Authenticity Matters

  • Michelle Bigenho


The musicians were sweating under heavy wool ponchos—not the most comfortable attire in the late morning French summer sun— but the Bolivian delegation made sacrifices at the July 14 parade for the international folklore festival in the town of Saintes. For the most important event of this festival the Bolivian musicians wore their gala costumes, two different styles traditionally donned for the interpretation of Italaque panpipes—a highland Bolivian tradition. The impressive costumes and sounds may have differed from what many French people knew as typical of Bolivia. At least that was the intention of the Bolivian music director. The lengthy parade route did not faze the Bolivian musicians. Through their urban ritual parades at home, Bolivian musicians and dancers have extensive experience in moving sonorously and kinesthetically through the city streets. Playing, dancing, and moving forward are all performative activities which occur simultaneously. They go together as do the activities of not playing, not dancing, and not moving forward. These performative practices require skills in the calculations of space and time. To dance to the band in one’s own group, the leading section of the troupe must maintain a sufficient distance from the preceding dance group. But the dance section must also avoid falling too far behind, so as not to break the continuity of the ritual parade, and possibly face disqualification by the organizational entities who judge the different troupes within these parades.


Music Performance Authenticity Police Bolivian State National Narrative Indigenous Organization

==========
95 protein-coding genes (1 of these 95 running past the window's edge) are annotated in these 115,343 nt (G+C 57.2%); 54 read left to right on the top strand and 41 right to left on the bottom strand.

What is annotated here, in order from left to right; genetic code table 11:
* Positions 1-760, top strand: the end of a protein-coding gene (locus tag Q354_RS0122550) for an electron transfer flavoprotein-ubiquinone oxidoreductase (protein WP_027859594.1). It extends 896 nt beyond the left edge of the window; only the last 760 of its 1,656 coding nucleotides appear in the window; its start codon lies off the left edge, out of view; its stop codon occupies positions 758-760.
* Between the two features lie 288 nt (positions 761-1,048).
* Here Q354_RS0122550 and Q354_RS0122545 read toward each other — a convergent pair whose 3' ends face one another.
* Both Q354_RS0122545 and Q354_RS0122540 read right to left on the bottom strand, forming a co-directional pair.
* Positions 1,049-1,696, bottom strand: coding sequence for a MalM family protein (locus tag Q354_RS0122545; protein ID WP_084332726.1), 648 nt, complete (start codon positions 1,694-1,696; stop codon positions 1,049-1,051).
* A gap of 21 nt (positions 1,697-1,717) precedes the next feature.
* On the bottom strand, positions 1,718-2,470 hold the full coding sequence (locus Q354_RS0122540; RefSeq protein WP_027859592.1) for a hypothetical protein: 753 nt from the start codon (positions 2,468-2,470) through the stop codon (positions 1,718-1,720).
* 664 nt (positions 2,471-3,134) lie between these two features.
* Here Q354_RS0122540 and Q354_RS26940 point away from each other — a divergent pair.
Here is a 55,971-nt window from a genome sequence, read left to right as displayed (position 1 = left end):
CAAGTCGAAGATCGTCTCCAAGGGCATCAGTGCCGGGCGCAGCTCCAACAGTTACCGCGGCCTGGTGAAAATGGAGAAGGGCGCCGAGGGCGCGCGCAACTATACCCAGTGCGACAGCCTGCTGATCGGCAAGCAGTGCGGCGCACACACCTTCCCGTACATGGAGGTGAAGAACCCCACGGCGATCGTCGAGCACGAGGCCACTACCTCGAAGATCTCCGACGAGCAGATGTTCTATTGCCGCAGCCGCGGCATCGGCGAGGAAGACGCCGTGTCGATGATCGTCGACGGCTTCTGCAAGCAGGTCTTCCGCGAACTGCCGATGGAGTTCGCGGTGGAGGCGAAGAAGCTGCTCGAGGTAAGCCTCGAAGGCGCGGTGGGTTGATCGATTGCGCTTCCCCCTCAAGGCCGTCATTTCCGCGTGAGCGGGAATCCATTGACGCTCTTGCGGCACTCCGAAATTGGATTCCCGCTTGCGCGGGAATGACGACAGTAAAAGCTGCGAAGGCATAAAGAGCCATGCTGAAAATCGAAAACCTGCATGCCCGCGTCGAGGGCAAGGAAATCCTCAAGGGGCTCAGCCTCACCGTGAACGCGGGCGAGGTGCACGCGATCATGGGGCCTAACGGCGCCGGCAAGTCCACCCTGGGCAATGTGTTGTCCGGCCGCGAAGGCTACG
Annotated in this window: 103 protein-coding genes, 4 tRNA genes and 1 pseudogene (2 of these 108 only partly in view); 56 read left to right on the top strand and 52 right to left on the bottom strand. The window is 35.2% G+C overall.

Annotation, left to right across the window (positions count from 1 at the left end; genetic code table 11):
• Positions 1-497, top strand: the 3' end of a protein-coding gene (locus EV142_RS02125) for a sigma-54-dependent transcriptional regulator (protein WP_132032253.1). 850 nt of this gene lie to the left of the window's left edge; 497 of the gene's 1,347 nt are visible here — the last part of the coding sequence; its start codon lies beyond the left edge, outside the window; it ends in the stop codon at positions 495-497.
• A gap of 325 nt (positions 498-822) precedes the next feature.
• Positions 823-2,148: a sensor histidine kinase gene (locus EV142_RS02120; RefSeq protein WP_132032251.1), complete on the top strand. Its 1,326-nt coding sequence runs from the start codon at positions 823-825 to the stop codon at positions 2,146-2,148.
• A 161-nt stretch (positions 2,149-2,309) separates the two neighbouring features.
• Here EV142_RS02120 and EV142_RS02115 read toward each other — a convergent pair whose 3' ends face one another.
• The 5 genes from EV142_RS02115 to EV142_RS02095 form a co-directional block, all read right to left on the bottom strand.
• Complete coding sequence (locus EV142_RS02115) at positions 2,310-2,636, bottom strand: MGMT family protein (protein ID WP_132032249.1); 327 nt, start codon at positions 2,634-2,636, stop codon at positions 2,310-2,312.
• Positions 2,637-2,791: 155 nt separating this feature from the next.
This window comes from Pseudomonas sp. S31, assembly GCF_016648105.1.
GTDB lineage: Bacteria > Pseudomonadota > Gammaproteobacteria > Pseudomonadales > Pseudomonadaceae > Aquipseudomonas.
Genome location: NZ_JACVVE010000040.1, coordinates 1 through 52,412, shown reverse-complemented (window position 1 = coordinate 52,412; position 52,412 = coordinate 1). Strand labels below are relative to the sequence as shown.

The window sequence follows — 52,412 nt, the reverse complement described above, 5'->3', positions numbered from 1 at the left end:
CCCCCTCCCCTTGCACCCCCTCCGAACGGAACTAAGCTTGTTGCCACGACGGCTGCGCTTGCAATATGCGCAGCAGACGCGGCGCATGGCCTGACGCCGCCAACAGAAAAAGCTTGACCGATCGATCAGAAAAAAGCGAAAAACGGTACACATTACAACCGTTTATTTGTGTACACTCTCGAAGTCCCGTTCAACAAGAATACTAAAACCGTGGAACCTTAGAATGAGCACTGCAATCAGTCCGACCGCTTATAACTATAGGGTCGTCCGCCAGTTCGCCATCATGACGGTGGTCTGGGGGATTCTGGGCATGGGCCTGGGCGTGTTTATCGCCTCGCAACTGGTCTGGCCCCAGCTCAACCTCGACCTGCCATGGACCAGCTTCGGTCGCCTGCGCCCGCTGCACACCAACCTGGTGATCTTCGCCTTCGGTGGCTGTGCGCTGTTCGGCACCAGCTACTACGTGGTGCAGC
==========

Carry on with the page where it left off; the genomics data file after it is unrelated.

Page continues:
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  1. 13.
    To trace the trajectory from a 1952 national ideology of mestizaje to one of the pluricultural, I also reference two texts of the Bolivian intellectual René Zavaleta Mercado: La formación de la conciencia nacional (The Formation of the National Conscience; 1990 [1967]) and Lo nacional-popular en Bolivia (The National-Popular in Bolivia; 1986). While Zavaleta’s La formación fashioned a nation built on an orthodox Marxist model led by the mining proletariat (1990 [1967]: 121), in his last work, Lo nacional-popular, Zavaleta recognized the “motley” (abigarrada) nature of Bolivian society and saw this as an obstacle to Bolivia ever consolidating as a nation-state under a system of representative democracy (1986: 19–20). Between these two works, marking the beginning and end of an intellectual career, Zavaleta’s focus of nation shifted from class to cultural difference. The life-story of the campesino leader Antonio Alvarez also provides insights into this shift, as Alvarez’ adversaries would accuse him of being a “dangerous mestizo” if they wanted to cast aspersions on his position as an “indigenous” peasant leader (Ranaboldo 1987: 87).Google Scholar

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© Michelle Bigenho 2002

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  • Michelle Bigenho

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